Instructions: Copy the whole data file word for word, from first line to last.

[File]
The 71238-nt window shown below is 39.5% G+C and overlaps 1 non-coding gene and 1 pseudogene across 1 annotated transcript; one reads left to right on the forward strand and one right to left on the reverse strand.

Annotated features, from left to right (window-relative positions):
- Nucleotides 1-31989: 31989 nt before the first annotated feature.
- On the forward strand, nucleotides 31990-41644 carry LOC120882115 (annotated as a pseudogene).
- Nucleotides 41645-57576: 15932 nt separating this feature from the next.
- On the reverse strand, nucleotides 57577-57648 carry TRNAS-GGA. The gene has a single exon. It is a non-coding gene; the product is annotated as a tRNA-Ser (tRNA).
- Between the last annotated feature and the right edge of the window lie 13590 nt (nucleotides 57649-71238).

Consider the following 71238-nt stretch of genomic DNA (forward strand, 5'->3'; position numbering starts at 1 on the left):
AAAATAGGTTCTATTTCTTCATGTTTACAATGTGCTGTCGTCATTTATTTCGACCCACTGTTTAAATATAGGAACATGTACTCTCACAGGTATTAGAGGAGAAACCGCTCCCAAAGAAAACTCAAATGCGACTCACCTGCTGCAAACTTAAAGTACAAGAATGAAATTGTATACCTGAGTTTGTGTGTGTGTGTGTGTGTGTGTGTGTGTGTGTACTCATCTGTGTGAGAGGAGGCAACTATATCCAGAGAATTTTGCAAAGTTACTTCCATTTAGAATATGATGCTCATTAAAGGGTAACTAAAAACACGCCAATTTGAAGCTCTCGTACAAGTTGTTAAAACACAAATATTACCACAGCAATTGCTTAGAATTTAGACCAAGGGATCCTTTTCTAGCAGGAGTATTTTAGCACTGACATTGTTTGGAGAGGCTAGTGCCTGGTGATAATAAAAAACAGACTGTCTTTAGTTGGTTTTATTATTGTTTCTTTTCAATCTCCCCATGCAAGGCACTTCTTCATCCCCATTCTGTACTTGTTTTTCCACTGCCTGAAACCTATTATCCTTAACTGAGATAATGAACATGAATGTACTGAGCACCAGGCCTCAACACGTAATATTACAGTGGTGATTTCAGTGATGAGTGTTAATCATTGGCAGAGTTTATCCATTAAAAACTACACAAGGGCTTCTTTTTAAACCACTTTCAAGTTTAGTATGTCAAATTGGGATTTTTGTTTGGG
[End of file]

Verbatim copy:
The 71238-nt window shown below is 39.5% G+C and overlaps 1 non-coding gene and 1 pseudogene across 1 annotated transcript; one reads left to right on the forward strand and one right to left on the reverse strand.

Annotated features, from left to right (window-relative positions):
- Nucleotides 1-31989: 31989 nt before the first annotated feature.
- On the forward strand, nucleotides 31990-41644 carry LOC120882115 (annotated as a pseudogene).
- Nucleotides 41645-57576: 15932 nt separating this feature from the next.
- On the reverse strand, nucleotides 57577-57648 carry TRNAS-GGA. The gene has a single exon. It is a non-coding gene; the product is annotated as a tRNA-Ser (tRNA).
- Between the last annotated feature and the right edge of the window lie 13590 nt (nucleotides 57649-71238).

Consider the following 71238-nt stretch of genomic DNA (forward strand, 5'->3'; position numbering starts at 1 on the left):
AAAATAGGTTCTATTTCTTCATGTTTACAATGTGCTGTCGTCATTTATTTCGACCCACTGTTTAAATATAGGAACATGTACTCTCACAGGTATTAGAGGAGAAACCGCTCCCAAAGAAAACTCAAATGCGACTCACCTGCTGCAAACTTAAAGTACAAGAATGAAATTGTATACCTGAGTTTGTGTGTGTGTGTGTGTGTGTGTGTGTGTGTGTACTCATCTGTGTGAGAGGAGGCAACTATATCCAGAGAATTTTGCAAAGTTACTTCCATTTAGAATATGATGCTCATTAAAGGGTAACTAAAAACACGCCAATTTGAAGCTCTCGTACAAGTTGTTAAAACACAAATATTACCACAGCAATTGCTTAGAATTTAGACCAAGGGATCCTTTTCTAGCAGGAGTATTTTAGCACTGACATTGTTTGGAGAGGCTAGTGCCTGGTGATAATAAAAAACAGACTGTCTTTAGTTGGTTTTATTATTGTTTCTTTTCAATCTCCCCATGCAAGGCACTTCTTCATCCCCATTCTGTACTTGTTTTTCCACTGCCTGAAACCTATTATCCTTAACTGAGATAATGAACATGAATGTACTGAGCACCAGGCCTCAACACGTAATATTACAGTGGTGATTTCAGTGATGAGTGTTAATCATTGGCAGAGTTTATCCATTAAAAACTACACAAGGGCTTCTTTTTAAACCACTTTCAAGTTTAGTATGTCAAATTGGGATTTTTGTTTGGG